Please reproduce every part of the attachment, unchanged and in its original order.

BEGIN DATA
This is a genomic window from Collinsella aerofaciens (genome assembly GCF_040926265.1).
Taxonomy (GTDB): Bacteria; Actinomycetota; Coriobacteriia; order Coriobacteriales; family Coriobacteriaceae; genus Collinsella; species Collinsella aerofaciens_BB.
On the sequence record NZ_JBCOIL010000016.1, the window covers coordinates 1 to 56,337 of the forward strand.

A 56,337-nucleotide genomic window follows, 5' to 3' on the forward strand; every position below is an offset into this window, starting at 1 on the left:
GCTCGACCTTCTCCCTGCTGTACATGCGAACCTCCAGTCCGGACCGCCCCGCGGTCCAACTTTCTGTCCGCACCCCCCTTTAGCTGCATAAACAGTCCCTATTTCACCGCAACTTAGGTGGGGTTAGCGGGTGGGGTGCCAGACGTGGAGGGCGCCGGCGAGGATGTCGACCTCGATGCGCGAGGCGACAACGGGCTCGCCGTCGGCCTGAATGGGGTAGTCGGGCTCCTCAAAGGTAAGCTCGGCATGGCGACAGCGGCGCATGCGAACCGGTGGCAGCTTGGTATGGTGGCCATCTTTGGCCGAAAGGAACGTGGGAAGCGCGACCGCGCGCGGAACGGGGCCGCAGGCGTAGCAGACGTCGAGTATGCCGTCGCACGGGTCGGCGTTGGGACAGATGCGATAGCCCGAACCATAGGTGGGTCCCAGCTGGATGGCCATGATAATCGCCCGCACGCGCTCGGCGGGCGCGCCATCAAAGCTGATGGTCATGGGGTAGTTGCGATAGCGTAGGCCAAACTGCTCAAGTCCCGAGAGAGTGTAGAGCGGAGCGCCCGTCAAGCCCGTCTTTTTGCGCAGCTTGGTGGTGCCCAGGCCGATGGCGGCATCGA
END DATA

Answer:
This is a genomic window from Collinsella aerofaciens (genome assembly GCF_040926265.1).
Taxonomy (GTDB): Bacteria; Actinomycetota; Coriobacteriia; order Coriobacteriales; family Coriobacteriaceae; genus Collinsella; species Collinsella aerofaciens_BB.
On the sequence record NZ_JBCOIL010000016.1, the window covers coordinates 1 to 56,337 of the forward strand.

A 56,337-nucleotide genomic window follows, 5' to 3' on the forward strand; every position below is an offset into this window, starting at 1 on the left:
GCTCGACCTTCTCCCTGCTGTACATGCGAACCTCCAGTCCGGACCGCCCCGCGGTCCAACTTTCTGTCCGCACCCCCCTTTAGCTGCATAAACAGTCCCTATTTCACCGCAACTTAGGTGGGGTTAGCGGGTGGGGTGCCAGACGTGGAGGGCGCCGGCGAGGATGTCGACCTCGATGCGCGAGGCGACAACGGGCTCGCCGTCGGCCTGAATGGGGTAGTCGGGCTCCTCAAAGGTAAGCTCGGCATGGCGACAGCGGCGCATGCGAACCGGTGGCAGCTTGGTATGGTGGCCATCTTTGGCCGAAAGGAACGTGGGAAGCGCGACCGCGCGCGGAACGGGGCCGCAGGCGTAGCAGACGTCGAGTATGCCGTCGCACGGGTCGGCGTTGGGACAGATGCGATAGCCCGAACCATAGGTGGGTCCCAGCTGGATGGCCATGATAATCGCCCGCACGCGCTCGGCGGGCGCGCCATCAAAGCTGATGGTCATGGGGTAGTTGCGATAGCGTAGGCCAAACTGCTCAAGTCCCGAGAGAGTGTAGAGCGGAGCGCCCGTCAAGCCCGTCTTTTTGCGCAGCTTGGTGGTGCCCAGGCCGATGGCGGCATCGA